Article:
It’s always like springtime with You, making all things new, Your light is breaking through the dark. Your love is sweeter than wine, bringing joy bringing life, your hope is rising like the dawn.

(this is what You do – You  make me come alive)


Of: neighbors and church and death and springtime. 

When I was much younger we lived in a neighborhood that was all about being a neighborhood. There was a community “beach” (lake) and BBQ’s and dances and events. Santa came on Christmas with sled rides and in the summertime on 4th of July a giant celebration that included relay-competitions with eggs that you had to balance on spoons and canoe races .. it was one of those American-Dream type neighborhoods. Almost not-real. Icecream trucks and TP-ing each other and tennis lessons with all your neighborhood friends. And we were all in love with it. But when I was still in elementary school we moved to the farm, and that is where I was for 10 years before and through college, and that’s where I really consider my roots to have grown and my “growing up” to have occured. (And we were all in love with it). The farm is trees and streams and chickens and bee’s and camp fires and forts and paint-ball wars. A mecca of hospitality, I’ve never known hospitality like my parents and how they hosted thousands and thousands of people over the years, always an event or party or bible study or soccer banquet. We didn’t really have neighbors, though. And being hosts and having people around all the time is still different than sharing life with neighbors. Because you choose when you have people over and when they leave. But you aren’t really committed to any one group of people. You let people come into your space, but you never have to see someone unexpectedly when you walk out to your car and they are across the street washing their mountain bikes.

What I’m saying is: I forgot what it’s like to have neighbors. To live in a place next to other people who are also living, you’re living in your big brick box that is painted white and green and they are living in their big boxes that are painted yellow and white or light blue. And we’re all so close- eating our food and mowing our lawns and petting our dogs. And now that I live here in this neighborhood in the house where my dad grew up, when I run back into the cul-de-sac the man and woman who live across the street who are walking out to get their mail ask me how my run was and how many miles I went. Because they care. Because we all live here on this street together. HOW COOL IS THAT? That we get to live next to people and share our lives with them? I went from the farm to college which is all about deciding you want or like different people every 6 months, transient to the highest power. And now I am back in a neighborhood and it feels so good. This kind of though process has inspired me to join a church in Denver. I became a member, a real member. I even went to the class and signed a membership-thing. I never thought I would do that. Because it’s been easy to be skeptical and critical of church-communities. Of their big buildings or their imperfect pastors and too-often hypocritical members (myself of which is usually one). But it’s all kind of the same thing. Getting over yourself and the search for the perfect people who share ALL your same wants and likes and dislikes. I don’t want to treat people or communities like restaurants anymore. Where you go in and see if it looks good enough and if the air is the right temperature and if their food is all organic or not, and if it’s not, go find another restaurant. I want to treat people like people, who deserve to be invested in. I want to try to listen to where I am supposed to be and then BE there and get to know my neighbors and let them borrow a few eggs if they need some and ask them if they want to come over to grill chicken this summer and bring them cookies and try to figure out what it means to live this life together. Cause together is better.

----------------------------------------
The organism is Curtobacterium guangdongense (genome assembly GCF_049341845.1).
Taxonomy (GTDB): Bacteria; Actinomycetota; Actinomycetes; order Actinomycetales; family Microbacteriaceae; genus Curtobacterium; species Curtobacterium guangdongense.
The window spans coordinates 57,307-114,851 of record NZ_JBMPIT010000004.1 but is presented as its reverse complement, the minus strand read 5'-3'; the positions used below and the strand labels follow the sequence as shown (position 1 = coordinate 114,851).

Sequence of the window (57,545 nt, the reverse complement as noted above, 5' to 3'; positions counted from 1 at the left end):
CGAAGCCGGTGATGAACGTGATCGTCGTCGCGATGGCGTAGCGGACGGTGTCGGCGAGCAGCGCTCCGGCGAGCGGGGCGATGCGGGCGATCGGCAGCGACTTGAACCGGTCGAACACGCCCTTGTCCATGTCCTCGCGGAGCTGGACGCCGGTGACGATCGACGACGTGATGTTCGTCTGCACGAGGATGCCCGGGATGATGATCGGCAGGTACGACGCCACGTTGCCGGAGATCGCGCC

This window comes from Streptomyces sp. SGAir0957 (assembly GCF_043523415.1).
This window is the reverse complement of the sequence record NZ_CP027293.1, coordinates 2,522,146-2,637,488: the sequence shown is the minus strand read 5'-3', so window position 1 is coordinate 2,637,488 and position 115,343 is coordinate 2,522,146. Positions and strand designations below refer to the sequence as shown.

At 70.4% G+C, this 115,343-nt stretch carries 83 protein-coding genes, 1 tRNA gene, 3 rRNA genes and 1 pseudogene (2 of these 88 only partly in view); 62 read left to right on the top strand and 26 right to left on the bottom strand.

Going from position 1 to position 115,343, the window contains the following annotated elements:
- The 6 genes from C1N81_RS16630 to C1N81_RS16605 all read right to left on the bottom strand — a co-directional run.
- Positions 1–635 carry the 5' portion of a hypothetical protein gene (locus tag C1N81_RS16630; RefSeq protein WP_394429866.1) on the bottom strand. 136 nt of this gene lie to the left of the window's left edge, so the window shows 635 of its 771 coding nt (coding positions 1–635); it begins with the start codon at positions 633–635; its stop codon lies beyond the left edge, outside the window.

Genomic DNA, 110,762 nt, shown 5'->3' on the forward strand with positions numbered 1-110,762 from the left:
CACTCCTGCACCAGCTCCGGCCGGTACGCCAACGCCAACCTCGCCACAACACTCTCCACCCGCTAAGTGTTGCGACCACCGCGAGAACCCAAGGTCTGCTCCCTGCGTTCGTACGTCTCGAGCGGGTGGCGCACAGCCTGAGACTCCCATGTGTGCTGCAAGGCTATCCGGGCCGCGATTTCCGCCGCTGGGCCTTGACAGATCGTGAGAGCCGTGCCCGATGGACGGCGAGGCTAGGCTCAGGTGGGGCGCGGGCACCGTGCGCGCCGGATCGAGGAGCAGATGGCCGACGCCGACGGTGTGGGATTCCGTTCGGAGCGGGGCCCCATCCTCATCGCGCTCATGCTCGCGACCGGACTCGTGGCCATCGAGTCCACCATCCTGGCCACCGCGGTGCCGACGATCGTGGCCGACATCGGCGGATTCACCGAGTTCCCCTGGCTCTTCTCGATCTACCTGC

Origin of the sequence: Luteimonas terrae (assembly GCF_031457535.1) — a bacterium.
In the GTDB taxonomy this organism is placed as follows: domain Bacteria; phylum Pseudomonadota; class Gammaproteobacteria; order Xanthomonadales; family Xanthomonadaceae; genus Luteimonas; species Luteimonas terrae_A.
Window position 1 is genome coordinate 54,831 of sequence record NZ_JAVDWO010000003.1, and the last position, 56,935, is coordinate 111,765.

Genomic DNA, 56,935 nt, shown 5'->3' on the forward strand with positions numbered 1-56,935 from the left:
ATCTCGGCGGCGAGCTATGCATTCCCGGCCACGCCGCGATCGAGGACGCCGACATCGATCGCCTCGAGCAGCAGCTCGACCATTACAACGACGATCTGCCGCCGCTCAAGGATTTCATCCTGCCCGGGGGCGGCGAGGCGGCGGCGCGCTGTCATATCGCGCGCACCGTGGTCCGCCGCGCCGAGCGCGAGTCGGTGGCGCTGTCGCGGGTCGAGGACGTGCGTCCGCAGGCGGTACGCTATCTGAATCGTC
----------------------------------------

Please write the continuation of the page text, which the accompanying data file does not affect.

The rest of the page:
So when the beautiful woman next door who has known my dad since he was a little boy, when her husband passed away a few weeks ago, the street is filled with cars. And food fills her house and people gather together outside and inside and we all go to the funeral. These neighbors of ours, the man who passed and the woman who now still walks her little white fluff dog and gives me hugs in the afternoon, they were in love. The kind of love that still sits on the porch as the sun sets holding hands. The kind of love that committed, to better or worse, in sickness and in health. The kind of love that doesn’t know what to do because their other half has “passed away”. And even though we think we know we always wonder “passed away to where” as you sit in the pew during the strange tradition which is a funeral. And the procession feels like children rubbing sticks together because that’s what they heard they’re meant to do to create a fire; we’re told and we watch how to handle death but when he comes no one ever really knows what to do except follow the motions of whoever is leading, and repeat the words the other people are saying.

And of course a funeral always makes you think “what IS the point of it all” — if sometime in 100 years we leave as quickly as we came (quicker, even).

And of course a funeral always makes you think “what AM I going to leave behind, and who DO i want to spend these fleeting seconds with, and why DOES any of it matter?”. And those are good questions.

So we have neighbors and how good it is to know them and share life with them. Yes, that can be awkward and uncomfortable and feel forward or scary, but it is the most important thing. It is our biggest witness to any kind of truth that we claim to live by: how we treat our neighbors and how we open up our lives to them. Then we have the commitment to join a community. Which is that same awkward and uncomfortable and forward and vulnerable thing- but also so important because NO MAN is an island (and who would ever want to be?). So because of that we have a church that is a group of people who want to be neighbors and want to be community and want to figure it out together as they pursue the truth of God and man. And as a community we encounter life, and death. Death is still sometimes scary but I don’t think it has to be. It can be real and a reminder but it can be peaceful too. Especially if you are in it with people you care about who care about you and you can all figure it out together.